For Staff Sgt. David Whitcher of Bradford, full military honors at his funeral painted a very clear picture

  • The hearse carrying the coffin of Army Staff Sgt. David Whitcher of Bradford passes under a flag draped by the Concord and Bradford fire departments at the New Hampshire State Veterans Cemetery in Boscawen on Wednesday. GEOFF FORESTER / Monitor staff

Monitor columnist
Published: 11/16/2016 8:25:41 PM

Army Staff Sgt. David Whitcher, the Bradford resident killed in a Special Forces diving accident earlier this month, knew what he wanted to do by grade school.

That’s why he took a cot from a local dump to sleep on. He wanted that Army feel.

“He saw the movie The Green Berets with John Wayne when he was a child and that was game over,” Diana Perkel, who married Whitcher’s half brother, said Wednesday at the New Hampshire State Veterans Cemetery in Boscawen, where Whitcher was given a full military burial. “He decided to be a Green Beret as a child, so he went out and found that Army cot. He just made things for himself.”

Added Whitcher’s nephew, Kyle Robbins, “He was quiet and reserved, a quiet, strong type, like Cool Hand Luke.”

While the comparisons to Hollywood’s greatest actors sought to elevate Whitcher’s status, his dedication to the military and his death at age 30 was no piece of fiction.

Whitcher was killed Nov. 2 during a Special Forces dive exercise off the coast of Key West, Fla. The Army announced the news two days later, adding that the incident was under investigation. No further information has been released.

But while his death remains a mystery to the public, the grief left behind by the father from Bradford was palpable Wednesday during his funeral.

A silence-shattering, three-volley gun salute, sniffles, “Taps” and silence combined to set a somber mood as the sun struggled to peek through the clouds.

Whitcher had a wife, a young son and six siblings. The immediate family guarded their privacy during Wednesday’s church service and burial, but I discovered a few nuggets from the cemetery scene.

Whitcher and Victoria towed a solar-powered tiny house he’d built from New Hampshire to Alaska, where he was stationed in 2013.

“I said, ‘There’s no way you’re going to get all this up there and drive all the way from here to Alaska,’ ” said Jason Reynolds of Bristol, a family friend. “Victoria just looked at me and said, ‘If David says we can do it, we can do it,’ and they did it. He was so confident in what he could do.”

I also learned that while in Alaska, Whitcher carried his little son, David Jr., in a hiking backpack and walked through the woods as part of his training.

I learned that he enlisted in the National Guard in 2008 as a carpentry and masonry specialist; he deployed twice to Afghanistan as a Guard member; he graduated from the Special Forces Qualification Course; and he was working his way through the Combat Diver Qualification Course when he died.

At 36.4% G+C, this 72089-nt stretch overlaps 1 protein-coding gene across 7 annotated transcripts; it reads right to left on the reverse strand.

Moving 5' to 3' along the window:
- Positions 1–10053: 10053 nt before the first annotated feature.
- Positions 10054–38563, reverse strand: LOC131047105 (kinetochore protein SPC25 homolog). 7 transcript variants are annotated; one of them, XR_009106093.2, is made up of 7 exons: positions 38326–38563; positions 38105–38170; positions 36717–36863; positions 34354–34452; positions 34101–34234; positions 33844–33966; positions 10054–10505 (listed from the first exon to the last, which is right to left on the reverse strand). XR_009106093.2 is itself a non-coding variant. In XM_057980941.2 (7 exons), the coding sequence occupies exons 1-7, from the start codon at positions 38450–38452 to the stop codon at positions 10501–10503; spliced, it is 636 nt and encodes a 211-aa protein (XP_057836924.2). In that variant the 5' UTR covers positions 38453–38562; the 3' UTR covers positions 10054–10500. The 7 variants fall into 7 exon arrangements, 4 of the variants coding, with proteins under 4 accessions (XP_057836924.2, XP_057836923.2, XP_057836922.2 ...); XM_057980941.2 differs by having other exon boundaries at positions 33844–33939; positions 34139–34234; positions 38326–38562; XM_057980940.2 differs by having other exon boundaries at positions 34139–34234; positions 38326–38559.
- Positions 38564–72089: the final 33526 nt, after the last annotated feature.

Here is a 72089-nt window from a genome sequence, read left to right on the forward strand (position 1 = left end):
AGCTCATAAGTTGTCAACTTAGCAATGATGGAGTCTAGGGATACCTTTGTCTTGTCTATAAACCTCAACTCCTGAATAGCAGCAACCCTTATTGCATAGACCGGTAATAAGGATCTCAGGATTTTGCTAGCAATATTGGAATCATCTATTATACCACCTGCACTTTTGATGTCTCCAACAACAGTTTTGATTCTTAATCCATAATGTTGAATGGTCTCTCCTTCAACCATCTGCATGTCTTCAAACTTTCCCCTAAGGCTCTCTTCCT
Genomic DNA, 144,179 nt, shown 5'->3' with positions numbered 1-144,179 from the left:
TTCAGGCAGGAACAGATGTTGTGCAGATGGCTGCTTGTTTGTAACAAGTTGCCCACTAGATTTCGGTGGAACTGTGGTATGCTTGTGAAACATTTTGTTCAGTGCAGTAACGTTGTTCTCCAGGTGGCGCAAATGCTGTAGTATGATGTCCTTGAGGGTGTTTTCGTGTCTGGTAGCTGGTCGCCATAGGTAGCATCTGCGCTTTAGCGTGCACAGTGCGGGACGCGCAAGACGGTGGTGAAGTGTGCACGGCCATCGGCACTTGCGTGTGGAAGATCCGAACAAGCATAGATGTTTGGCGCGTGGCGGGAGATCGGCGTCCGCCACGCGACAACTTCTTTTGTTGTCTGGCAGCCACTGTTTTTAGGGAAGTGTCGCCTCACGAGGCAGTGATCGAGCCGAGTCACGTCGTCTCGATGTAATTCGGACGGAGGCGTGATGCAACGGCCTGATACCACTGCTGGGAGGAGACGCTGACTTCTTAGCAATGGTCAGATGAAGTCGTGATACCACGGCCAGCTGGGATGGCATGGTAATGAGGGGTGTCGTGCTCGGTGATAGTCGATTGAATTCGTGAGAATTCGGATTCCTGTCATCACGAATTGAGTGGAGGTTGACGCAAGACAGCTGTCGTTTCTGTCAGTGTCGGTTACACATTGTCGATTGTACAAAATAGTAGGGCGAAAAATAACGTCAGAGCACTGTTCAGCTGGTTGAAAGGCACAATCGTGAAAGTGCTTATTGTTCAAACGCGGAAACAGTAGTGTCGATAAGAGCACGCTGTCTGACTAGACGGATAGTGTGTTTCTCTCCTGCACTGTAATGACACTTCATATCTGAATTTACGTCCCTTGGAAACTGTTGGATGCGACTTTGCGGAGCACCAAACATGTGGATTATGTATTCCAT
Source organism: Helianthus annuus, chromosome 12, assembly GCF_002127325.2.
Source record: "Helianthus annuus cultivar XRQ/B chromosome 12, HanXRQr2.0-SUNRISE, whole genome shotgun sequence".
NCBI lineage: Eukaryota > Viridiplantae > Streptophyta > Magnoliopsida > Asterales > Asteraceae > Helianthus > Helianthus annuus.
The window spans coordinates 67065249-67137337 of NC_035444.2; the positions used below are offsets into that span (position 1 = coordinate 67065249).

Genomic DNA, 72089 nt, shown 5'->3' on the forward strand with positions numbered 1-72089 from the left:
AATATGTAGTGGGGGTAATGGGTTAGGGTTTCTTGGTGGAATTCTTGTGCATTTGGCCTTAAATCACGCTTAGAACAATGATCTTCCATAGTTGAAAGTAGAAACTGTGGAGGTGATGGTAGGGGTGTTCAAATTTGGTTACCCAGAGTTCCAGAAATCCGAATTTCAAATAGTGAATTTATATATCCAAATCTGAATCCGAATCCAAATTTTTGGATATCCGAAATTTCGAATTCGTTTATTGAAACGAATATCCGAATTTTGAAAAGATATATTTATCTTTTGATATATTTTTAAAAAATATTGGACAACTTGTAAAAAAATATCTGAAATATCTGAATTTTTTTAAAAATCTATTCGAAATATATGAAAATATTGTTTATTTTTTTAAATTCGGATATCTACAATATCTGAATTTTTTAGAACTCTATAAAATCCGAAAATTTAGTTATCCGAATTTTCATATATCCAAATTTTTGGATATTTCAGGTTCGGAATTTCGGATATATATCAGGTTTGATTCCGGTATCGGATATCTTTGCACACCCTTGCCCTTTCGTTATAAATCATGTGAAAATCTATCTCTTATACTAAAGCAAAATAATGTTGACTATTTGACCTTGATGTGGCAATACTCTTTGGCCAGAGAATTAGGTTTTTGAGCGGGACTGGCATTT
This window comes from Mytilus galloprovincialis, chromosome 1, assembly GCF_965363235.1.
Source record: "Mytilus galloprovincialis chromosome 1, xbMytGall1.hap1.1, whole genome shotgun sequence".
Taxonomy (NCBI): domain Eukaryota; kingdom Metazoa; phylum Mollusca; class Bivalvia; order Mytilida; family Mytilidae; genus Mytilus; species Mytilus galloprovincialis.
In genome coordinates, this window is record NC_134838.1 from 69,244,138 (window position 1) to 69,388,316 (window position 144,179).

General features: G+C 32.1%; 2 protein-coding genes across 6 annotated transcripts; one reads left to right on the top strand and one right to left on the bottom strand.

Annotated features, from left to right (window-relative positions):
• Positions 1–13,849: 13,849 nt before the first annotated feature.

Medals and honors? Too many to list all of them here.

“It hurts whenever any of our brothers gives the ultimate sacrifice,” Eric Morrill of Lebanon, who served with Whitcher in Afghanistan in 2010, told me before the ceremony.

Whitcher was a leader, something that Robbins, seven years younger than his uncle, mentioned to me.

“I was like a puppy, I followed him around and he used to set up booby traps to get me not to follow him when we were younger,” Robbins said. “I’d walk out of my grandmother’s with a new injury every time.”

Mel Pfeifle, who owns a kennel in Bradford, employed Whitcher as a teen and said he and the military fit perfectly.

“He was a real introvert and the military really broadened his horizons,” Pfeifle said. “He went full force and it sort of woke him up to life. He had great opportunities presented to him and he did it with a zest for life.”

John Pfeifle, Mel’s husband, chairs the Bradford select board, which voted Monday to dedicate the town’s 4th of July celebration, its parade and fireworks display, to Whitcher. He would have been 31 that day.

“We also voted to double the fireworks,” Mel Pfeifle told me.

That will be a more festive occasion, celebrating a fallen soldier’s life. Not so Wednesday. Too soon for that.

The eight pallbearers, Green Berets wearing full dress blue uniforms and white gloves, stood together before the short ceremony, with names like Arnold and Clark and Reilly and Bowman visible on their tags.

Eight members of the honor guard stood like statues in the distance, ready to fire their rifles, and a bugler stood to their left, alone in a grassy area.

Whitcher’s American-flag draped casket was lifted from the back of a hearse and carried to the area where his family sat, with each step by the pallbearers quick and rhythmic in the grass.

After the three volley shots echoed through the air, causing a baby to cry, the bugler played “Taps.” Then a bell rang and the flag was folded tightly and presented to Victoria Whitcher in the front row by a Green Beret, who was kneeling.

He leaned in and whispered something to Victoria, who cried openly through the silence, clutched the flag and rocked back and forth.

Then she rose from her chair, walked a few steps and kissed her husband’s casket.

(Ray Duckler can be reached at 369-3304 or or on Twitter @rayduckler.)

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